Video: Five Paths To Becoming A Lawful Permanent Resident
FIVE ROADS TO BECOMING A LAWFUL PERMANENT RESIDENT
In This Video, Carlos Batara Explains Five Different Roads Leading To A Green Card And Lawful Permanent Resident Status
As an immigration attorney with offices in Riverside, Hemet, San Diego, Escondido, San Bernardino, I can attest that a large amount of our office services are directed at helping immigrants become lawful permanent residents.
Contrary to popular myth, there is no one-path-fits-all formula to a green card.
Rather, there are many different roads to earning lawful permanent resident status. Some involve going to immigration court hearings. Others only require an interview with a government official. This short video will help you learn more about the differences.
Direct Paths To Winning A Green Card
In some cases, you may need to acquire a temporary lawful status at first. You might be able to later qualify for a green card and permanent residence status.
In other instances, you may be eligible for special county-specific programs like NACARA or the Cuban Adjustment Act. You may seek to obtain benefits under humanitarian-type programs like asylum or temporary protected status. Or you may be eligible under a program designed for victims of abuse, like the Violence Against Women Act, or victims of trafficking, like U and T visas.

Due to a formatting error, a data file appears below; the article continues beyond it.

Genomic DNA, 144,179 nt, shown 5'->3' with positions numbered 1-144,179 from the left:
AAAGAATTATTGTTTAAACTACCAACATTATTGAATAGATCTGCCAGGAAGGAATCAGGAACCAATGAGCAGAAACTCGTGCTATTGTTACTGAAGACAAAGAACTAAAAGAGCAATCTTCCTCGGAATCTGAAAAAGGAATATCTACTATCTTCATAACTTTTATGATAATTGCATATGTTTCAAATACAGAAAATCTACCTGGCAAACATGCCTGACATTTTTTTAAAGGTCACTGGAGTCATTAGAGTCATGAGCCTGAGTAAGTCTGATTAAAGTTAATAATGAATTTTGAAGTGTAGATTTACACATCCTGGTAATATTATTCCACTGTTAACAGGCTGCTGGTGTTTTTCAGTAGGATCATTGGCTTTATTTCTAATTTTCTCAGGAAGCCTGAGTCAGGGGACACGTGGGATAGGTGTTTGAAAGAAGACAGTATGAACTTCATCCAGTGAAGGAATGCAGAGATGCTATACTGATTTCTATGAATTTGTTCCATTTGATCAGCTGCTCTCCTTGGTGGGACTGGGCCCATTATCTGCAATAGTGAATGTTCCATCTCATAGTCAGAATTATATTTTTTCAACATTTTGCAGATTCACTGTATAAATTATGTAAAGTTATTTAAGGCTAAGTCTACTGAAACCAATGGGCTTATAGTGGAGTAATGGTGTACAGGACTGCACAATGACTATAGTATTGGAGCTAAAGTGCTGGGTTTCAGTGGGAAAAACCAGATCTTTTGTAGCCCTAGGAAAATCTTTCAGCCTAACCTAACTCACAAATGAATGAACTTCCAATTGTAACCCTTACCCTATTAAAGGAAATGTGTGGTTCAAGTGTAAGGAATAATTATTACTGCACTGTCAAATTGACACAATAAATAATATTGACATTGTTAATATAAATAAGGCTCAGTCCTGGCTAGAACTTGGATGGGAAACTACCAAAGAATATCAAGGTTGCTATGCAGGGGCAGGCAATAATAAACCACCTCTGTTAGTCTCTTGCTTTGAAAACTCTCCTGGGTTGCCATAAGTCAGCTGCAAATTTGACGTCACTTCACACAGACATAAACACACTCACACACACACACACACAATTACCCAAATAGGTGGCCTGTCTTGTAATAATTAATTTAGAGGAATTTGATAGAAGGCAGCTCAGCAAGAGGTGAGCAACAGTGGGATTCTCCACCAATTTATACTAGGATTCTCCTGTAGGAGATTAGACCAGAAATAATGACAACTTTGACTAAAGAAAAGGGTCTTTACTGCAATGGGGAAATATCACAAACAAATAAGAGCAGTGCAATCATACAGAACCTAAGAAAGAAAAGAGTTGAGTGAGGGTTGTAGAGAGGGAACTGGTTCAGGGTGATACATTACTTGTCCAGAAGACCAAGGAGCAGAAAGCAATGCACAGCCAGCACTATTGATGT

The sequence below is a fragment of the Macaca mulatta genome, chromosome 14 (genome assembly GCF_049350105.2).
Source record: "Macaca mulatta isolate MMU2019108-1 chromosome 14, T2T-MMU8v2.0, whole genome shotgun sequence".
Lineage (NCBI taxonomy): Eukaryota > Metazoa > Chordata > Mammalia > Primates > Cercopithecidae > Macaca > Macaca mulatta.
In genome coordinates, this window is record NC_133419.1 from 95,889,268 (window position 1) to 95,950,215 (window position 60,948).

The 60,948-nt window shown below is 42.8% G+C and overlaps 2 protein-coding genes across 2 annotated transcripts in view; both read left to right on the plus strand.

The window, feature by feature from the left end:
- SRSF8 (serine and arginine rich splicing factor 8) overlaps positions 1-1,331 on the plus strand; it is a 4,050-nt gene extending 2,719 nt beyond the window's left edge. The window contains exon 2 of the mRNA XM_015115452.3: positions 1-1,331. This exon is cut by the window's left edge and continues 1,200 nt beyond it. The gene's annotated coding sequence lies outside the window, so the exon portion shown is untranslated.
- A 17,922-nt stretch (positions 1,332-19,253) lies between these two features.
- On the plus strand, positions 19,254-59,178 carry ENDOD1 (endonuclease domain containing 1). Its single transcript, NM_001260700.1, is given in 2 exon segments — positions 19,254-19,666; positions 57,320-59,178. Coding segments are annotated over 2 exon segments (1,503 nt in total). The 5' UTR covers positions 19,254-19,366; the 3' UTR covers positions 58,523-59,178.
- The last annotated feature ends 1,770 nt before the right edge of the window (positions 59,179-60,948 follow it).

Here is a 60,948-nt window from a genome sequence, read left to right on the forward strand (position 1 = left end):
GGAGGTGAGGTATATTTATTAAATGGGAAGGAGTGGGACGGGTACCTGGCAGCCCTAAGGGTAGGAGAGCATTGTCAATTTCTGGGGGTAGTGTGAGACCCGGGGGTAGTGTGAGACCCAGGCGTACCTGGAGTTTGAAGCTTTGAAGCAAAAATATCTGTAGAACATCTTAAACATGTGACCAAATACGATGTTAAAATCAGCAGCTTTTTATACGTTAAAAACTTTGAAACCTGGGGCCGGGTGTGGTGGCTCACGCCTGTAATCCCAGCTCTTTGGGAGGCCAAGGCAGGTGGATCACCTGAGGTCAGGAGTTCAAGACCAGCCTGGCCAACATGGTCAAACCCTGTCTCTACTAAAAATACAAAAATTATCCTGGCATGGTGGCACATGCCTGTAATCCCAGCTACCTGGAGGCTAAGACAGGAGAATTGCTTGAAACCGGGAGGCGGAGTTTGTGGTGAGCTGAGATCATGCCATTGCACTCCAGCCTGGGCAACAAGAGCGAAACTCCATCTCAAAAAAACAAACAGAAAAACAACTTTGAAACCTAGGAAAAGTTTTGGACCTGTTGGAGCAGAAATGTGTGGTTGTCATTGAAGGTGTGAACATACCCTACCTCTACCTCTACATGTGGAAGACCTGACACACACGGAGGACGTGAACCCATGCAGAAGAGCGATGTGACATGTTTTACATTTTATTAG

You might qualify as a beneficiary under papers filed by a family member who is either a U.S. citizen or a lawful permanent resident. Perhaps you might qualify as a beneficiary under an employment relationship.
In general, these types of immigration benefits are sought without having to go to immigration court. You are interviewed by an immigration officer at one of the government’s local U.S. Citizenship and Immigration Services offices.
But if you are in immigration court, facing deportation, your attorney should still evaluate if you qualify for green card status under these programs.
This direct route to becoming a permanent resident can be broken into three distinct types of petitions and applications:
Winning A Green Card Though Immigration Court
It is usually much harder to win lawful permanent resident status at immigration court. If you’re at immigration court, the government is trying to deport you. Sometimes, you’re sent to immigration court because you tried one of the programs above but the immigration officer denied your application for immigration benefits.
At your deportation and removal defense hearing, you can still bring up your previous applications, even if an immigration officer denied them. You may need to file a new copy of the same aplication and pay the filing fees over again.
If you win your case at immigration court, you end up with a green card.
If you lose, you need to file an immigration appeal. If you win your appeal, then your case is returned back to the immigration court. The judge is given instructions about what mistakes he made when he denied your case.
When this happens, you get another chance at winning your case in immigration court. And if you win, you are now granted permanent resident status.